William F. May

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William Frederick May (October 25, 1915 – September 18, 2011) was an American chemical engineer, businessman and co-founder of the Film Society of Lincoln Center.[1][2]

May was born in Chicago in 1915 and raised in the suburb of Oak Park.[2] He graduated from Oak Park High School and earned a bachelor's degree in chemical engineering from the University of Rochester in 1937.[1] He pursued graduate studies at both the University of Chicago and the Illinois Institute of Technology.[1]

In the 1930s, May joined DuPont as part of a research team which developed the first rust-proof paint.[1][2] He was hired by the American Can Company in 1940, based in a laboratory in Maywood, Illinois.[2] May became head of the American Can Company and shepherded the company through fifteen years of expansion and growth from 1965.[1] He spearheaded American Can Company's relocation of its corporate headquarters to Greenwich, Connecticut, in 1972.[2]

May was elected to the Lincoln Center for the Performing Arts' board of directors in 1967.[1] He was tasked with establishing a new film department for Lincoln Center.[1] He worked as the program's chief fundraiser, while two other members of the committee handled artistic contributions, Richard Roud and Amos Vogel, both of whom founded the New York Film Festival.[1] However, Lincoln Center withdrew financial support from the committee in 1968 due to financial woes.[1] May searched for new financial donors. In 1969, May and two Lincoln Center executives, Schuyler G. Chapin and Martin E. Segal, co-founded the Film Society of Lincoln Center.[1]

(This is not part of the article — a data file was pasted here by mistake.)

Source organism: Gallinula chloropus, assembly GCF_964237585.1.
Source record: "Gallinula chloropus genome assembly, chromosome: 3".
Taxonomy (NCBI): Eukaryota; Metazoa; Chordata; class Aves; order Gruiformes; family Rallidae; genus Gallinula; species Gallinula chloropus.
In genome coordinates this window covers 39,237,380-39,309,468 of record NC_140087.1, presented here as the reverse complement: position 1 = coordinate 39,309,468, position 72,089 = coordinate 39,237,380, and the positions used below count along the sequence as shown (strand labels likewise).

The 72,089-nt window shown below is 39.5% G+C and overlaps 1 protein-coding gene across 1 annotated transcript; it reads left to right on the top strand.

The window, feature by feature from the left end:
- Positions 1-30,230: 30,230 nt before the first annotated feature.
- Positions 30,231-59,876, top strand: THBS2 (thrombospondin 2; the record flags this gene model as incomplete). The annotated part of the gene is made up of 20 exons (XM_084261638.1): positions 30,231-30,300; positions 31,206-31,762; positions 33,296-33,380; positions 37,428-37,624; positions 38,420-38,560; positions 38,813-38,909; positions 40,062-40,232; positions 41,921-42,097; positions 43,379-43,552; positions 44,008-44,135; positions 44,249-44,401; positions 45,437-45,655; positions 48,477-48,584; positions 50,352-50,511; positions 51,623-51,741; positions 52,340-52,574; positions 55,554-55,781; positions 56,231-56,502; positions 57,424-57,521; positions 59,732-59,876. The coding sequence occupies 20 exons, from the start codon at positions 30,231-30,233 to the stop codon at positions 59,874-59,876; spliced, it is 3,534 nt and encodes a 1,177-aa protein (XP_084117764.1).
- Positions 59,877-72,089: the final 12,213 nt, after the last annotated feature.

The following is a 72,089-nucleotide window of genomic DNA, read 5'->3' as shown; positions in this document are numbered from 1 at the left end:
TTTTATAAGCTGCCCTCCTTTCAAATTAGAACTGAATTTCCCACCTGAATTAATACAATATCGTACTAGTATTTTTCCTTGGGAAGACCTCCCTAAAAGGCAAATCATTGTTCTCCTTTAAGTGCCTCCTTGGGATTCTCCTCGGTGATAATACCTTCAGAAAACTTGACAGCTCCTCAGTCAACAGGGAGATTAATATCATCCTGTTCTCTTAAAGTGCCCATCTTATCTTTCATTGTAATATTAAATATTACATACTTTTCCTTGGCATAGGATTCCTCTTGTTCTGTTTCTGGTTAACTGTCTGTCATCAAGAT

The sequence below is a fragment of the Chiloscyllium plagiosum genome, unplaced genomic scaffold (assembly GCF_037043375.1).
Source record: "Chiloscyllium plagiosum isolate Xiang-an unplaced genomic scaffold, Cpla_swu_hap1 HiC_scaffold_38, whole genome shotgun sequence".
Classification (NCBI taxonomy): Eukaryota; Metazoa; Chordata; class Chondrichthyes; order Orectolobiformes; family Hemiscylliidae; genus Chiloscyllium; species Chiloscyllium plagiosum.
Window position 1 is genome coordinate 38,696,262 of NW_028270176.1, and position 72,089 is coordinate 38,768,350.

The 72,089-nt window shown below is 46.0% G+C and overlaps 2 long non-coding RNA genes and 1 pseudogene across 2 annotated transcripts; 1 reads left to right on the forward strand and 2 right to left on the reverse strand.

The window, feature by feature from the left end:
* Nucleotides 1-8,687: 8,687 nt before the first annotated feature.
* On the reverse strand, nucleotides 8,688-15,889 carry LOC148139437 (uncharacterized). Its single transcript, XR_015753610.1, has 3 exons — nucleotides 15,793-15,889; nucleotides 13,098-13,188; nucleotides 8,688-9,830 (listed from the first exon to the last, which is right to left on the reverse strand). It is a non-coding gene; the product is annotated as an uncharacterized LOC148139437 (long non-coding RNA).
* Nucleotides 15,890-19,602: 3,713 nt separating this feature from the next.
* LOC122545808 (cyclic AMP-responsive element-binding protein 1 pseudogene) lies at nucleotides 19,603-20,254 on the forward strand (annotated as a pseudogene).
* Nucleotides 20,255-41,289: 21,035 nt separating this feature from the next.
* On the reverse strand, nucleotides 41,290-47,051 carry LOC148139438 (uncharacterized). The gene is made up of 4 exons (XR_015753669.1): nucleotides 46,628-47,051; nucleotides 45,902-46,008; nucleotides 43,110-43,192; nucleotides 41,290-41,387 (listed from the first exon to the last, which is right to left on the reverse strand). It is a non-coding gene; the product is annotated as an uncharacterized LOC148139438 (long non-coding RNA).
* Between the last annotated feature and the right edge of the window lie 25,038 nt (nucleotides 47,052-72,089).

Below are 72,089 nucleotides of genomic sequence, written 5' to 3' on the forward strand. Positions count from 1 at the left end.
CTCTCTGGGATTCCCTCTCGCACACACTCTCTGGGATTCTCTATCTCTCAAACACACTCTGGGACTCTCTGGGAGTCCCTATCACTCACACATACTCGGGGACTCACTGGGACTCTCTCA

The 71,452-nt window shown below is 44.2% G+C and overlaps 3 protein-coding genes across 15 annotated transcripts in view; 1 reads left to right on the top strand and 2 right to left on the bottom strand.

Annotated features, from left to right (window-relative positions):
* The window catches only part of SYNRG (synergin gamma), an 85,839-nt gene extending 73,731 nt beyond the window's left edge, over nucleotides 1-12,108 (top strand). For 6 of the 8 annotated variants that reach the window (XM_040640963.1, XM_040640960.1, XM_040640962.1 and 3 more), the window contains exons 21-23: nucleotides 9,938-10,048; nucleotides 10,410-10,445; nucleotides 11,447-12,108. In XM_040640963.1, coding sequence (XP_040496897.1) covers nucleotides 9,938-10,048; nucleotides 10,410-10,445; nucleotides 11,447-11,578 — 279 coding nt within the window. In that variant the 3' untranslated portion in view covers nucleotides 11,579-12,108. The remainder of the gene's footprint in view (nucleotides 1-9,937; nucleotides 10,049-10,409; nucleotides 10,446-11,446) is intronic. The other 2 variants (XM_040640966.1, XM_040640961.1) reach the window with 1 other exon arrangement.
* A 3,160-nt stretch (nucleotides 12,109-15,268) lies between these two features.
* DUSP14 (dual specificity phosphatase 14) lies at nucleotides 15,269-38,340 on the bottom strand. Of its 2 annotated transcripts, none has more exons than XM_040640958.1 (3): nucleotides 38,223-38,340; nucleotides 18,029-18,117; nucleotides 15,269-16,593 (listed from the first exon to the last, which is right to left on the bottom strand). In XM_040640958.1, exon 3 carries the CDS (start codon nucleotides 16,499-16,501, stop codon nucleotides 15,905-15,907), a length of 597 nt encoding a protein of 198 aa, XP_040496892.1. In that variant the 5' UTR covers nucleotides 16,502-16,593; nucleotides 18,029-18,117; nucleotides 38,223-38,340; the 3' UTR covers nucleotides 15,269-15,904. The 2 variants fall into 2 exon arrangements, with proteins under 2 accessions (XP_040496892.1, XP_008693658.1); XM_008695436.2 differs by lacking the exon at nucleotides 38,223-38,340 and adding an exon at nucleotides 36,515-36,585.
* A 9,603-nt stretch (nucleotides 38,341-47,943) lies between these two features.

May retired from the American Can Company in 1980.[2] He served as the dean of what is now called the New York University Stern School of Business for four years.[1][2] He later became the chief executive of the Statue of Liberty-Ellis Island Foundation, eventually becoming chairman emeritus in 2006.[2]

William May died on September 18, 2011, in Greenwich, Connecticut, where he resided since 1970, at the age of 95.[1] Before moving to Greenwich, he and his family had lived in nearby Chappaqua, New York.[2] He was survived by his wife, Kathleen; two daughters; four grandchildren and four great-grandchildren.[2]

References[edit]

  1. ^ a b c d e f g h i j k l Grimes, William (2011-09-20). "William F. May, 95, Dies; Helped Found Film Society". New York Times. Retrieved 2011-09-22. 
  2. ^ a b c d e f g h i j Chamoff, Lisa (2011-09-22). "William May, former chairman and CEO of Greenwich's American Can Co., dies at 95". Connecticut Post. Retrieved 2011-10-02.